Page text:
US President Donald Trump has received his Polish counterpart, Andrzej Duda, with an air show over the White House. This rare honor seals Trump's latest "deal." Both sides will benefit, writes DW's Bartosz Dudek.
The US is strengthening its military presence in Poland. The Americans want to increase their contingent by about 1,000 to around 5,500 soldiers.
Trump's decision was far beneath the Poles' expectations. There will not be a "Fort Trump," or large permanent base, like the American army base in Ramstein, Germany.
Instead, a network of smaller logistical bases and heavy weapon depots will be set up in Poland to make it easier to quickly deploy troops in case of emergency. The agreed location of US divisional staff also points in this direction.
The presence of US soldiers is still meant to be based on a "principle of permanent rotation."
By doing this, Washington obviously wants to abide by the "Founding Act on Mutual Relations, Cooperation and Security between NATO and the Russian Federation" of 1997.
Back then, Russia accepted the NATO accession perspective of the central and Eastern European countries under the assurance that no large NATO units would be stationed "permanently" on the territory of any of these countries.
Soldiers in return for orders of aircraft
Trump's warm words and the deployment of an additional 1000 soldiers come at a high price for Poland, which will buy 32 state-of-the-art F35 fighters from the US.
The salesman-in-chief put on a small air show over the White House during Duda's visit, even though there has been a no-fly zone over the building since 2001.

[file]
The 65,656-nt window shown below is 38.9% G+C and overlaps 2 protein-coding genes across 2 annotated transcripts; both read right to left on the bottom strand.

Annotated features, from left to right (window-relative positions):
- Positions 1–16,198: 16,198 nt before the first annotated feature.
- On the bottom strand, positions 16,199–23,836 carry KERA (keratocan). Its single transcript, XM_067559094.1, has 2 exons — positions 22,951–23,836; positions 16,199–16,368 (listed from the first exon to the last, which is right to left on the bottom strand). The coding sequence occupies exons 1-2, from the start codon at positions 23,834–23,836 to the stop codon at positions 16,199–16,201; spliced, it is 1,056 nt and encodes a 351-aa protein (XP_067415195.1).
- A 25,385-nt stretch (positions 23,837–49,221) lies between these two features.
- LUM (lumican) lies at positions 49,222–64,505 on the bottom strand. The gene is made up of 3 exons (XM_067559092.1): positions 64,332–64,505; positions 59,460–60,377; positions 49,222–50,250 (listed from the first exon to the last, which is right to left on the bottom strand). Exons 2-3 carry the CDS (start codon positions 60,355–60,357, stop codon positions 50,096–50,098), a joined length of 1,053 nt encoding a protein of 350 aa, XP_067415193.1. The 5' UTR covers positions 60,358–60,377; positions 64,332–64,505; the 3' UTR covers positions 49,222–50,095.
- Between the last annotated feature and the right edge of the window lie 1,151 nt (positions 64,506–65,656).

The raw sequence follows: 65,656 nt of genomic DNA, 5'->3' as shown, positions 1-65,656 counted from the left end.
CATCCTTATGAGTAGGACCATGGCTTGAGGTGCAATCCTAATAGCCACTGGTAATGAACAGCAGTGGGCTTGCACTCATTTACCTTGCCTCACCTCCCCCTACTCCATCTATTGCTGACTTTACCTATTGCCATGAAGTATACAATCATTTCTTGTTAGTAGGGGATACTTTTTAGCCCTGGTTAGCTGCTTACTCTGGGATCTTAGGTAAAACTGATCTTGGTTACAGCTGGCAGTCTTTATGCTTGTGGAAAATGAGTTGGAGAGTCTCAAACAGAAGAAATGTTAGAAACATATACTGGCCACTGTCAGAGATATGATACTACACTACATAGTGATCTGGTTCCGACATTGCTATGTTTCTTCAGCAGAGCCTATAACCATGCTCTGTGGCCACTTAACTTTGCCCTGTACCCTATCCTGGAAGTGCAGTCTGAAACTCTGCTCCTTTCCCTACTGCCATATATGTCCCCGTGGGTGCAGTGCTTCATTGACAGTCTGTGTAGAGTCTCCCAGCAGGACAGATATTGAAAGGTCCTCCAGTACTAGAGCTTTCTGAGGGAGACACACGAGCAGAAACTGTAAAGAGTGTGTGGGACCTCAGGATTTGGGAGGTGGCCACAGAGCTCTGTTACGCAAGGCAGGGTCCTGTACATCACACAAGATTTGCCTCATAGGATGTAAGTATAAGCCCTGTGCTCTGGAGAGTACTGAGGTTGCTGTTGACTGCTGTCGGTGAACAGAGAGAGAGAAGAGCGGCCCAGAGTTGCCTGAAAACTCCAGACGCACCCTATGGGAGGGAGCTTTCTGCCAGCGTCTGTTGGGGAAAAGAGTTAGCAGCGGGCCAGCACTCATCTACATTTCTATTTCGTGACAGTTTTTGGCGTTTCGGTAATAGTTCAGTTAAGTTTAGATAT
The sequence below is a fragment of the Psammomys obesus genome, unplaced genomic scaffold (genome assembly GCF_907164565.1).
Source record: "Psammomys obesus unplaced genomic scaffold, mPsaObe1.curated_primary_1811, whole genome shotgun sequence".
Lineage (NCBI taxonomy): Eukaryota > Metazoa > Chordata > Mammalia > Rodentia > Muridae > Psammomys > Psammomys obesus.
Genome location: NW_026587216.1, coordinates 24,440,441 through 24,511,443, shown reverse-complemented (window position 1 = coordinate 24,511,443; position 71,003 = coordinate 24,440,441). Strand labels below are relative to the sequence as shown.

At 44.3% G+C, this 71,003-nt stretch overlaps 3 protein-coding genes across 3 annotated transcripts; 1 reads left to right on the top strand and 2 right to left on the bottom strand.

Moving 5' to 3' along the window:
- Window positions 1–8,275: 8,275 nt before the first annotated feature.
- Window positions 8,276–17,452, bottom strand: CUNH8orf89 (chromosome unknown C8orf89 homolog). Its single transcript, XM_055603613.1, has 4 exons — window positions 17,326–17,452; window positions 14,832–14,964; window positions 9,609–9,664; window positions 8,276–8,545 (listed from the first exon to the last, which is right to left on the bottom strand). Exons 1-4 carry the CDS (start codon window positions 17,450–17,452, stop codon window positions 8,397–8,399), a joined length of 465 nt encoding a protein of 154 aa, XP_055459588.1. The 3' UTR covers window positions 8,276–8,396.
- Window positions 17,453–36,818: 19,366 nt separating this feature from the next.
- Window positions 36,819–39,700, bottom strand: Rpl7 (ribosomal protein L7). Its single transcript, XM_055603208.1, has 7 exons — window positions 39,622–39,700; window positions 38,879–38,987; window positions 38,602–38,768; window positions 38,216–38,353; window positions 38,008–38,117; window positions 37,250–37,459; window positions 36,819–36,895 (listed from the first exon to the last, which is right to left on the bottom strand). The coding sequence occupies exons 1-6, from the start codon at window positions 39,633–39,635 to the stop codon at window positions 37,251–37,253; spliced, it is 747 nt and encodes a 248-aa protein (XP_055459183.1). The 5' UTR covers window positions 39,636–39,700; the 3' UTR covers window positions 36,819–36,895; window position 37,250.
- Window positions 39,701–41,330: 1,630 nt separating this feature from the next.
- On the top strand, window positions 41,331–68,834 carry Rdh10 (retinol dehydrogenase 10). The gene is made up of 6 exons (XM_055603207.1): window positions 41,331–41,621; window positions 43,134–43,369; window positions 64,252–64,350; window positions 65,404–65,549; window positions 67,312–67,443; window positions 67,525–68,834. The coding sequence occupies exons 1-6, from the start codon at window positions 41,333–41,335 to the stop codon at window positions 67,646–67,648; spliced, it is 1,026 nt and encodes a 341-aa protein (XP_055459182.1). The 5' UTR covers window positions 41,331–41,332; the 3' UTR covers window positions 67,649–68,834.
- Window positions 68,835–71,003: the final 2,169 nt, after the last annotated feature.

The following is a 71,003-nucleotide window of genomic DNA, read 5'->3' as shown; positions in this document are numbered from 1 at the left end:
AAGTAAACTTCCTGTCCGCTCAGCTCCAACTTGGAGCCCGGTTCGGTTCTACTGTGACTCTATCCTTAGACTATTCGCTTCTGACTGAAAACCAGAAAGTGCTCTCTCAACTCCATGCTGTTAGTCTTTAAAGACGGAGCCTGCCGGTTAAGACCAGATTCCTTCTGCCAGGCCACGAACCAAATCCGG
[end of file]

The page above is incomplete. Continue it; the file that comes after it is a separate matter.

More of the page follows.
Another part of the "deal" was Poland's contractual commitment to purchase liquid gas from the US for $8 billion (€7.09 billion) a year. Measured in terms of the number of soldiers deployed, this is a roaring trade for the US.
Nevertheless, the declaration of intent to deepen military cooperation signed by Trump and his Polish counterpart Duda in Washington is a success for Polish diplomacy.
From a security policy point of view, the presence of US troops is an insurance policy against a potential aggressor, just as it was elsewhere in Western Europe after the Second World War.
Even if the presence has a mainly symbolic character from a military point of view, as it did in West Berlin at the time. Poland's security is in the interest of Germany and the EU as a whole. The intensified Polish-American military cooperation is therefore also good news for other NATO and EU partners.